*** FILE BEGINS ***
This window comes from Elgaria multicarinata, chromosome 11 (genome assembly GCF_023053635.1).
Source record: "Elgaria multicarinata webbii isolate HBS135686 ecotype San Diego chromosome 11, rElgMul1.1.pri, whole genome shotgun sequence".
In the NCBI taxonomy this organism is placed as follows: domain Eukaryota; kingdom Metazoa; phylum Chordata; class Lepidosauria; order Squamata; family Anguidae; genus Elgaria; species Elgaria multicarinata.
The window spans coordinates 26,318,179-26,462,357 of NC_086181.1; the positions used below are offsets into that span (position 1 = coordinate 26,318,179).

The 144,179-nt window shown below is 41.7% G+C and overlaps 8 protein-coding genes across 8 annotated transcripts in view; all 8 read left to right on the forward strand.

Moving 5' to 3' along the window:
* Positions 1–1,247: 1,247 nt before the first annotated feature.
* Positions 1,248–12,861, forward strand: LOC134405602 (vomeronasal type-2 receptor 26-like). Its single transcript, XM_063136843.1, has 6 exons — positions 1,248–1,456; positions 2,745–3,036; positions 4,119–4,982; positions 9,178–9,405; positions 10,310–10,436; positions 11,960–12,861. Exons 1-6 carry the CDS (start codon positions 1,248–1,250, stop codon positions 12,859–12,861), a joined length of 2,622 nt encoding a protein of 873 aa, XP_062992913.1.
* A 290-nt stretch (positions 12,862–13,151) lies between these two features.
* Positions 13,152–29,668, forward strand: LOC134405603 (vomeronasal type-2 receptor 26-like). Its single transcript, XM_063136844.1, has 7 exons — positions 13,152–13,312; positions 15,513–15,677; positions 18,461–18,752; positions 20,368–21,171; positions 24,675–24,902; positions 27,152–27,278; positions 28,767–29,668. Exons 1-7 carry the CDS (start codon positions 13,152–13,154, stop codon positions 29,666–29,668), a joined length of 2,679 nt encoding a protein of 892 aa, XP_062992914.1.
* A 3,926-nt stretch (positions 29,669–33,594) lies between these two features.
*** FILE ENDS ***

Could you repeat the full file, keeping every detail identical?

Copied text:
This window comes from Elgaria multicarinata, chromosome 11 (genome assembly GCF_023053635.1).
Source record: "Elgaria multicarinata webbii isolate HBS135686 ecotype San Diego chromosome 11, rElgMul1.1.pri, whole genome shotgun sequence".
In the NCBI taxonomy this organism is placed as follows: domain Eukaryota; kingdom Metazoa; phylum Chordata; class Lepidosauria; order Squamata; family Anguidae; genus Elgaria; species Elgaria multicarinata.
The window spans coordinates 26,318,179-26,462,357 of NC_086181.1; the positions used below are offsets into that span (position 1 = coordinate 26,318,179).

The 144,179-nt window shown below is 41.7% G+C and overlaps 8 protein-coding genes across 8 annotated transcripts in view; all 8 read left to right on the forward strand.

Moving 5' to 3' along the window:
* Positions 1–1,247: 1,247 nt before the first annotated feature.
* Positions 1,248–12,861, forward strand: LOC134405602 (vomeronasal type-2 receptor 26-like). Its single transcript, XM_063136843.1, has 6 exons — positions 1,248–1,456; positions 2,745–3,036; positions 4,119–4,982; positions 9,178–9,405; positions 10,310–10,436; positions 11,960–12,861. Exons 1-6 carry the CDS (start codon positions 1,248–1,250, stop codon positions 12,859–12,861), a joined length of 2,622 nt encoding a protein of 873 aa, XP_062992913.1.
* A 290-nt stretch (positions 12,862–13,151) lies between these two features.
* Positions 13,152–29,668, forward strand: LOC134405603 (vomeronasal type-2 receptor 26-like). Its single transcript, XM_063136844.1, has 7 exons — positions 13,152–13,312; positions 15,513–15,677; positions 18,461–18,752; positions 20,368–21,171; positions 24,675–24,902; positions 27,152–27,278; positions 28,767–29,668. Exons 1-7 carry the CDS (start codon positions 13,152–13,154, stop codon positions 29,666–29,668), a joined length of 2,679 nt encoding a protein of 892 aa, XP_062992914.1.
* A 3,926-nt stretch (positions 29,669–33,594) lies between these two features.